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Diving into science

Sixth graders from Magnolia School get hands-on lessons in marine biology from experts every summer at the University of California, Davis.

The marine biology lab at Davis has a tank with marine life which students get to see first-hand, said Jim Richards, sixth grade teacher at Magnolia. The university students also share their research with the school-goers, Richards said.

The yearly five-day science camp, which took place in May, also includes camping, hiking among the redwoods, and traveling to the coast to see marine life such as star fishes, sea urchins and sea anemones, Richards said.



“At the science camp, the students have experiential learning,” said Mark Rodriguez, principal at Magnolia. “It gives kids an experience beyond the books. They are able to see, hear, smell the things they learn about.”

“When you sit in a classroom, the environment is very closed,” Richards said. “The dynamics in the classroom are completely different from when you are out in the field. There, students get to experience anything they study on their own terms.”




This year, approximately 230 students participated in the science camp, Rodriguez said. They were accompanied by eight teachers and approximately 40 high school and college group leaders.

One of the major benefits of the trip is planting an interest in students to pursue education at the college level, Rodriguez said.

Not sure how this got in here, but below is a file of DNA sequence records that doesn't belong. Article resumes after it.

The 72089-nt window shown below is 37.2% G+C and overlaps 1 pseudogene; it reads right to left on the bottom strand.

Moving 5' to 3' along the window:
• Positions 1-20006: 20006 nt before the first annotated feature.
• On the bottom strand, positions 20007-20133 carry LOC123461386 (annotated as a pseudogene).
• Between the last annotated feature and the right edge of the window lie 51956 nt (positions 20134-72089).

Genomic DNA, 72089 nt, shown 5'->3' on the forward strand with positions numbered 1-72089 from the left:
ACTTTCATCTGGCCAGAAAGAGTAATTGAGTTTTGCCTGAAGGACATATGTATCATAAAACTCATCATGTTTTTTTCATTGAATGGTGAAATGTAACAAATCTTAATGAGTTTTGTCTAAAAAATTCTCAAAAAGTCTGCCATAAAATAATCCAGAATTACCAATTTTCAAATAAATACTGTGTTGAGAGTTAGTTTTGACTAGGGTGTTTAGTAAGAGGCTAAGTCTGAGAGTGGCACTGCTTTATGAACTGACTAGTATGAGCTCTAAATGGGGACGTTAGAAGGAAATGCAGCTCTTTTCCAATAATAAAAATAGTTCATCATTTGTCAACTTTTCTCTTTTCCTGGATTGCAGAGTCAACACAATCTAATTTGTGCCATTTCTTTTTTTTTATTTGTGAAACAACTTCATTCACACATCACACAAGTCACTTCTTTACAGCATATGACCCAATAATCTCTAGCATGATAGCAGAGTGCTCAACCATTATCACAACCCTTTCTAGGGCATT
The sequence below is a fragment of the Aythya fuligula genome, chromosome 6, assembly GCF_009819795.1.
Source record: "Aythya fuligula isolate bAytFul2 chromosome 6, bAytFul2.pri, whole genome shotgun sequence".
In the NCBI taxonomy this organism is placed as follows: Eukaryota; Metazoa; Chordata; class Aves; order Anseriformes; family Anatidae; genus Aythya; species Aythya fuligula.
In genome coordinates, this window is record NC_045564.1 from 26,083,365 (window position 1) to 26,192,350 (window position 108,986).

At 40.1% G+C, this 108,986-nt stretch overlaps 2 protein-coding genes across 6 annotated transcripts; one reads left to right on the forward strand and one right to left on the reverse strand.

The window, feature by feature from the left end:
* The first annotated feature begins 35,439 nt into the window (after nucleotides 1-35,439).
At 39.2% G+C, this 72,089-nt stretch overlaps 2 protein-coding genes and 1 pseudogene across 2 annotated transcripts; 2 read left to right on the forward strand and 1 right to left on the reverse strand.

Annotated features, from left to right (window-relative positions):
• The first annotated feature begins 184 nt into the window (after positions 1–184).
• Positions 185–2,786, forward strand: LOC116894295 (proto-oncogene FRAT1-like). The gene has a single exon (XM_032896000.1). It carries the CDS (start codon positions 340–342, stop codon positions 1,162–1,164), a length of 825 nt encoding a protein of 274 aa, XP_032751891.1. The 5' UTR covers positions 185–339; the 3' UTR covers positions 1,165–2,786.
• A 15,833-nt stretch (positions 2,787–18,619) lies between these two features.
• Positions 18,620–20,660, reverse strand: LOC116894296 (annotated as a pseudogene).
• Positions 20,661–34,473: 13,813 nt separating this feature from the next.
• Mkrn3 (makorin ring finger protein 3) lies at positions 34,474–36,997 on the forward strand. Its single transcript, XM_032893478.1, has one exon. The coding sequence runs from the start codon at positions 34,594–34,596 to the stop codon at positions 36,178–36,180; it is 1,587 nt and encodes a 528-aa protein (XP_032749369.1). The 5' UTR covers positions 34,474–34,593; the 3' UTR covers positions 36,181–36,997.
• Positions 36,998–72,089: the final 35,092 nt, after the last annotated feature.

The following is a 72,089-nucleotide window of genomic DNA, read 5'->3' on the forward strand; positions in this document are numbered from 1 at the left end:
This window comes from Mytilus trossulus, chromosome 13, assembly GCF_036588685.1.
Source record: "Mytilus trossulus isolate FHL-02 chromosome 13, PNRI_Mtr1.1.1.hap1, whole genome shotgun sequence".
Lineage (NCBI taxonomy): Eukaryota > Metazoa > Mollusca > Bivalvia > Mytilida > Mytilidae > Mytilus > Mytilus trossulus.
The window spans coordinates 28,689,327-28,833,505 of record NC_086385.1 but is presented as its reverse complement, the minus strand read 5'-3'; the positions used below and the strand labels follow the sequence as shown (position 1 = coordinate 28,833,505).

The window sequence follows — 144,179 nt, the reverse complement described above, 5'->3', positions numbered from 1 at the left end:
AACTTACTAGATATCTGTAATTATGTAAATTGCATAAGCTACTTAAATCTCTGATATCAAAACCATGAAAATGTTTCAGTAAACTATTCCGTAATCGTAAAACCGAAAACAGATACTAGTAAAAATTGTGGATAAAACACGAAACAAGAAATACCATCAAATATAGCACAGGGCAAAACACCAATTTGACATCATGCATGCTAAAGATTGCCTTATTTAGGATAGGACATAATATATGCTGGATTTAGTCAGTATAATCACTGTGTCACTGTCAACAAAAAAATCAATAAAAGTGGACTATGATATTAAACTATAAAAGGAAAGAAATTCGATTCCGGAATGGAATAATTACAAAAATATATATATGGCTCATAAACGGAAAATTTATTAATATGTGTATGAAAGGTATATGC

“We have many students who, after taking the trip, have gone on to study marine biology and have also made career choices as a result of the things they learned on this trip,” he said.

Parents pay the greatest part of the cost of science camp, Rodriguez said. The parents’ club also organizes fundraisers to help to bring down the costs.

This year, parents paid $182 instead of $225, due to money raised by the parents’ club, Rodriguez said.

Richards, who has accompanied students on the science camp for the past 21 years, said the trip was a “great social experience” for the students.

“There’s an amazing transformation (in the students) as they have to get along with each other,” he said. “It’s almost like a coming-of-age experience.”

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To contact Soumitro Sen, e-mail soumitros@theunion.com or call 477-4229.


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